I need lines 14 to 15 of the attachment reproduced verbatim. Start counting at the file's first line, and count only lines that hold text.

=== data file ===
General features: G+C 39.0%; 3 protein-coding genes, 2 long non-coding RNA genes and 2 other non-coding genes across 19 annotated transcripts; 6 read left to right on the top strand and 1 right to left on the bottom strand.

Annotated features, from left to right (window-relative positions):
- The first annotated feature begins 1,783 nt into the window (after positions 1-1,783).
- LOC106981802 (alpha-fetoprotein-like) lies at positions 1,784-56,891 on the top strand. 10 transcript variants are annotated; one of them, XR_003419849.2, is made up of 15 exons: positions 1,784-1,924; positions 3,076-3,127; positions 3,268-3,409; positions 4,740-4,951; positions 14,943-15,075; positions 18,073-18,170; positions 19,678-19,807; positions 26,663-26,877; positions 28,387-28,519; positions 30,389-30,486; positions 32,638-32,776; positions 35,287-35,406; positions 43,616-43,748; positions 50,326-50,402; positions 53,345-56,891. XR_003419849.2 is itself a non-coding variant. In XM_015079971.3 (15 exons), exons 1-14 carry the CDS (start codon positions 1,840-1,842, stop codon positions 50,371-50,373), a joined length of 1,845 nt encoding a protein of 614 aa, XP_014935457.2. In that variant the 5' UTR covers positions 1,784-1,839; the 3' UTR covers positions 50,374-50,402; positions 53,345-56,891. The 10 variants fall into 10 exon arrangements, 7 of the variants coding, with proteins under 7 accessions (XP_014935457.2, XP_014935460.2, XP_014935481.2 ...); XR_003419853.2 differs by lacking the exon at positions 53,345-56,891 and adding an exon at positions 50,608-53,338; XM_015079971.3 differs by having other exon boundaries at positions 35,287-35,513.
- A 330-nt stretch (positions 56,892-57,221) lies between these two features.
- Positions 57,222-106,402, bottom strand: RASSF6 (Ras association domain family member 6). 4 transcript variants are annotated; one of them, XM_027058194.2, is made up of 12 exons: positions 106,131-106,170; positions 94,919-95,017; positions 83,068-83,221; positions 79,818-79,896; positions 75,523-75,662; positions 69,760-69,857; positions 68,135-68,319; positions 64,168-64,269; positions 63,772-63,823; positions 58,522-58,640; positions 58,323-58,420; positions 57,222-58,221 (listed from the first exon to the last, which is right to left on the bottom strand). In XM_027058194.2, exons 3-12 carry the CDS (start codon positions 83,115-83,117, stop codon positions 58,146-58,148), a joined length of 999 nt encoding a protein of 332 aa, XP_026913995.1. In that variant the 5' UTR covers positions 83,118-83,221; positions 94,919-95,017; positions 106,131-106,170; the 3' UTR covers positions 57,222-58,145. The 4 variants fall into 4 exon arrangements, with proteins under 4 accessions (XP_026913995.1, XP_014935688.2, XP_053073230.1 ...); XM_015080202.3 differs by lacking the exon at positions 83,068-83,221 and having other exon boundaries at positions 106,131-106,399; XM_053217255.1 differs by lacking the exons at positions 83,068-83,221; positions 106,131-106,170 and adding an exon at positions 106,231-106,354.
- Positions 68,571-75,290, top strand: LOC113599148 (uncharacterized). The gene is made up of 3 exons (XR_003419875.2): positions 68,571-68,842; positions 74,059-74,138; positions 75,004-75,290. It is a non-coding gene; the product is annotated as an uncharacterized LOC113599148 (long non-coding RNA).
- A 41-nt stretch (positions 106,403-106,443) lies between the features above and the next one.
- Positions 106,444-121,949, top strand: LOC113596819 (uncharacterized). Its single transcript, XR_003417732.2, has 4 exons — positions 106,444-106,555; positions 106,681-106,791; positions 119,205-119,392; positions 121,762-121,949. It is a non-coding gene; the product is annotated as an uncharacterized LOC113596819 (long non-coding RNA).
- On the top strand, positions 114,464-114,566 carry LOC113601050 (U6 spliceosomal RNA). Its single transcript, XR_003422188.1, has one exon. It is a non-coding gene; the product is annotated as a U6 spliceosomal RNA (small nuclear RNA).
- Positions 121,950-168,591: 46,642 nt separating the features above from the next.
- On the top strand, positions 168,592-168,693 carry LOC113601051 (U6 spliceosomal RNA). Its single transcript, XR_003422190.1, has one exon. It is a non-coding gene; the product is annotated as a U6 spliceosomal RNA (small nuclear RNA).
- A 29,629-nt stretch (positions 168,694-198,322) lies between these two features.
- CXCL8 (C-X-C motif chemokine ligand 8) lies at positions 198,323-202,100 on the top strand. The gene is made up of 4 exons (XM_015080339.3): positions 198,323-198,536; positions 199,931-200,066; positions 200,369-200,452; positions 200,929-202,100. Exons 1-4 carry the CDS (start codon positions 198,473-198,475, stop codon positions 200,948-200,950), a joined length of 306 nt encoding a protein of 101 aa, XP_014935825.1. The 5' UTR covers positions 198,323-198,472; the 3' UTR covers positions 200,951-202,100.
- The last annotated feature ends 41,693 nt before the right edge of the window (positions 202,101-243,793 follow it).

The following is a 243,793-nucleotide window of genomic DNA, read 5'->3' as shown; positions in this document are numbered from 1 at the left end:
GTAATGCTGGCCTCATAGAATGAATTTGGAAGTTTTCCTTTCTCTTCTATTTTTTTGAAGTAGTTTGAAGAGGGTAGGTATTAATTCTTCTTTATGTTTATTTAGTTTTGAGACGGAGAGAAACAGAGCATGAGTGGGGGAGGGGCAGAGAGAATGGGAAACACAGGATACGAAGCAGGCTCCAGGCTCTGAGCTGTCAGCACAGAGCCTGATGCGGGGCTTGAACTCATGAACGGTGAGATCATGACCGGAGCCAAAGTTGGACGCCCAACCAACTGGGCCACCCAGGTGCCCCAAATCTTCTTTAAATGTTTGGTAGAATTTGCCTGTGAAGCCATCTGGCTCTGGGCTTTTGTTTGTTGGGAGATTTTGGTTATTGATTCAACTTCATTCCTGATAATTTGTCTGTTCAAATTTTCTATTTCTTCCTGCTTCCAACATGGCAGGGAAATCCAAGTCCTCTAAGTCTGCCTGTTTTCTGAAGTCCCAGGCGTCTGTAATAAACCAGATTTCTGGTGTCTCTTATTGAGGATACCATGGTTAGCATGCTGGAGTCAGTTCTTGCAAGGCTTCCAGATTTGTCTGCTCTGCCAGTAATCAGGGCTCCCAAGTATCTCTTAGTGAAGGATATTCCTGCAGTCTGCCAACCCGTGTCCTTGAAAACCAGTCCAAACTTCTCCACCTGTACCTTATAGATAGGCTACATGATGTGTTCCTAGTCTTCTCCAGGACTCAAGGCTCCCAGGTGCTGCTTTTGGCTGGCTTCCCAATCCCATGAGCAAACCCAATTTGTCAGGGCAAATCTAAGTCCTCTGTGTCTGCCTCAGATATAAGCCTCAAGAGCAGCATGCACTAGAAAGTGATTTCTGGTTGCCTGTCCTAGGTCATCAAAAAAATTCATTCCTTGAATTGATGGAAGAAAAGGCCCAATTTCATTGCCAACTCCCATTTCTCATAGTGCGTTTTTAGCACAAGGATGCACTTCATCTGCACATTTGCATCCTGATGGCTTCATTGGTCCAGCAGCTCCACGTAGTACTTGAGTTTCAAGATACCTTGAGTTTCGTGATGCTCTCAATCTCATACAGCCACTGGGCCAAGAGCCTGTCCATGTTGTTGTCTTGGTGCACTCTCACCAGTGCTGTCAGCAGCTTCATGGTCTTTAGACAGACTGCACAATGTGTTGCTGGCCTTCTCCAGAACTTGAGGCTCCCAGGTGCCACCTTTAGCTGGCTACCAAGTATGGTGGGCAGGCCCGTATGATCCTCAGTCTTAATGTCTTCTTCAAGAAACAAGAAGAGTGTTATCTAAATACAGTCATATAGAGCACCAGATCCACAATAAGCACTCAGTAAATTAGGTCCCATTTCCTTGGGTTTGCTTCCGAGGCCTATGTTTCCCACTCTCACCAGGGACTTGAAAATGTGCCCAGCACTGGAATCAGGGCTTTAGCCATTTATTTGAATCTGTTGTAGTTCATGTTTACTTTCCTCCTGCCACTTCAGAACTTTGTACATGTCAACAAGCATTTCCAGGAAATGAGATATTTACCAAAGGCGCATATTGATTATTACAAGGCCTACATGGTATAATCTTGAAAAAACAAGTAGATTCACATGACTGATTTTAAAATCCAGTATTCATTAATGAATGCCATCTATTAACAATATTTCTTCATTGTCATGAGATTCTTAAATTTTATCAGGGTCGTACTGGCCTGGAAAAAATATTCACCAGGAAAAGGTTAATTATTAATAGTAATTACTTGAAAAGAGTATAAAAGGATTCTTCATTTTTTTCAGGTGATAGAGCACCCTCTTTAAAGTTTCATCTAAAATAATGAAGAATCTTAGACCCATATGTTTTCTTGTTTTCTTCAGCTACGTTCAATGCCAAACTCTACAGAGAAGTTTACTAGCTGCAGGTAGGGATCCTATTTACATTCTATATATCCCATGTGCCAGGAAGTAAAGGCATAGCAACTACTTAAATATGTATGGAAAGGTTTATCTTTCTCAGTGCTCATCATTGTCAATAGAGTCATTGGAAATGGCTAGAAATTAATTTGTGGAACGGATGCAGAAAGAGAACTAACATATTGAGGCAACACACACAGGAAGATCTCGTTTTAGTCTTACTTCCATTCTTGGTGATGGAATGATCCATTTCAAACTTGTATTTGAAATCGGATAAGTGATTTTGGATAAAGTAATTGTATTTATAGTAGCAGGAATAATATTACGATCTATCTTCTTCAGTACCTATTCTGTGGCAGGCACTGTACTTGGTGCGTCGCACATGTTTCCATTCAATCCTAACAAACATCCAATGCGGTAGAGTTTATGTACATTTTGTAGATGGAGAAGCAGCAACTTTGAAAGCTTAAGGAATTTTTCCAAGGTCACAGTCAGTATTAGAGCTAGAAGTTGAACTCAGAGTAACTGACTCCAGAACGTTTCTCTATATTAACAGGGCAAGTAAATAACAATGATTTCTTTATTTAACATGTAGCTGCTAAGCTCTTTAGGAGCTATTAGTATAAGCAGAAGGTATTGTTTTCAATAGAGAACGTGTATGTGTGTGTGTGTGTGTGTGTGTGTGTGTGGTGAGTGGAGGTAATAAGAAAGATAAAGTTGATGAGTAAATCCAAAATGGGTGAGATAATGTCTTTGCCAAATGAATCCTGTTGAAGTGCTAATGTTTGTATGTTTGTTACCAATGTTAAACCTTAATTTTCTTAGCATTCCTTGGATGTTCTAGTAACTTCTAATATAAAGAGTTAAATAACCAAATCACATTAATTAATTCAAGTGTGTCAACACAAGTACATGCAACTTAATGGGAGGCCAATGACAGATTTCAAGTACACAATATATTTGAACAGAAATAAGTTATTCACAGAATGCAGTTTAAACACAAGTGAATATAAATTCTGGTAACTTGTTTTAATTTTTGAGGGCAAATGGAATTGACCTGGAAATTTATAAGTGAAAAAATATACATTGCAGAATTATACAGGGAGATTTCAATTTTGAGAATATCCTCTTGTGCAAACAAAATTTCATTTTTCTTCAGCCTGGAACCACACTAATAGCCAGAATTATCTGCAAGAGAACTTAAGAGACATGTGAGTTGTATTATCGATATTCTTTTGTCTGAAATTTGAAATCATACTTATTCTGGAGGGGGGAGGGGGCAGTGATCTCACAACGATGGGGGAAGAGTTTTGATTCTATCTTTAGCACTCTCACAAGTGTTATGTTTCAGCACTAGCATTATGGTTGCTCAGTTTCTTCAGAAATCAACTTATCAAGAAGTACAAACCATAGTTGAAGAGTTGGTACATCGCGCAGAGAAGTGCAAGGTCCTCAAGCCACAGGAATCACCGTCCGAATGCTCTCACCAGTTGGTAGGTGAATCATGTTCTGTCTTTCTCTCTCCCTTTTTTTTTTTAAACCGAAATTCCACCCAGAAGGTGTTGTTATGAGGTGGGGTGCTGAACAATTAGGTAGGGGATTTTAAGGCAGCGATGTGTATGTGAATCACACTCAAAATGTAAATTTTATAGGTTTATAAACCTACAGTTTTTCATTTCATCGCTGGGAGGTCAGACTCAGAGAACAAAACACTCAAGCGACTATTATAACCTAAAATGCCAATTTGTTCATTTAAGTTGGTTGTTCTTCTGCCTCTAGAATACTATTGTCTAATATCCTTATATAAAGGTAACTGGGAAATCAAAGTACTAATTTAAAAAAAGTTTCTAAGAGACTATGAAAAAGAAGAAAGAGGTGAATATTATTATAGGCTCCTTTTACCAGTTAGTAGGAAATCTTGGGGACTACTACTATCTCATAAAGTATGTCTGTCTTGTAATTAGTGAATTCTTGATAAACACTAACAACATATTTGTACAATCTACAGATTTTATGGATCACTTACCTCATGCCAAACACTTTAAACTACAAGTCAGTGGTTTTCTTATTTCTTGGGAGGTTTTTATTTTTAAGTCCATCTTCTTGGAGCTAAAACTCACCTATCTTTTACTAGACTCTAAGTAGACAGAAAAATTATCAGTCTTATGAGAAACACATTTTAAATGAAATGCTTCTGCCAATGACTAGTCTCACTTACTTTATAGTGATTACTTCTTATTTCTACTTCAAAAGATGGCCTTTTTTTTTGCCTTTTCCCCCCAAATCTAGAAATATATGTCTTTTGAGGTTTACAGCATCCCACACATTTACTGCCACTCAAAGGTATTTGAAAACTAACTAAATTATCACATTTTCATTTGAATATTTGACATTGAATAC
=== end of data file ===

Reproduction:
- CXCL8 (C-X-C motif chemokine ligand 8) lies at positions 198,323-202,100 on the top strand. The gene is made up of 4 exons (XM_015080339.3): positions 198,323-198,536; positions 199,931-200,066; positions 200,369-200,452; positions 200,929-202,100. Exons 1-4 carry the CDS (start codon positions 198,473-198,475, stop codon positions 200,948-200,950), a joined length of 306 nt encoding a protein of 101 aa, XP_014935825.1. The 5' UTR covers positions 198,323-198,472; the 3' UTR covers positions 200,951-202,100.
- The last annotated feature ends 41,693 nt before the right edge of the window (positions 202,101-243,793 follow it).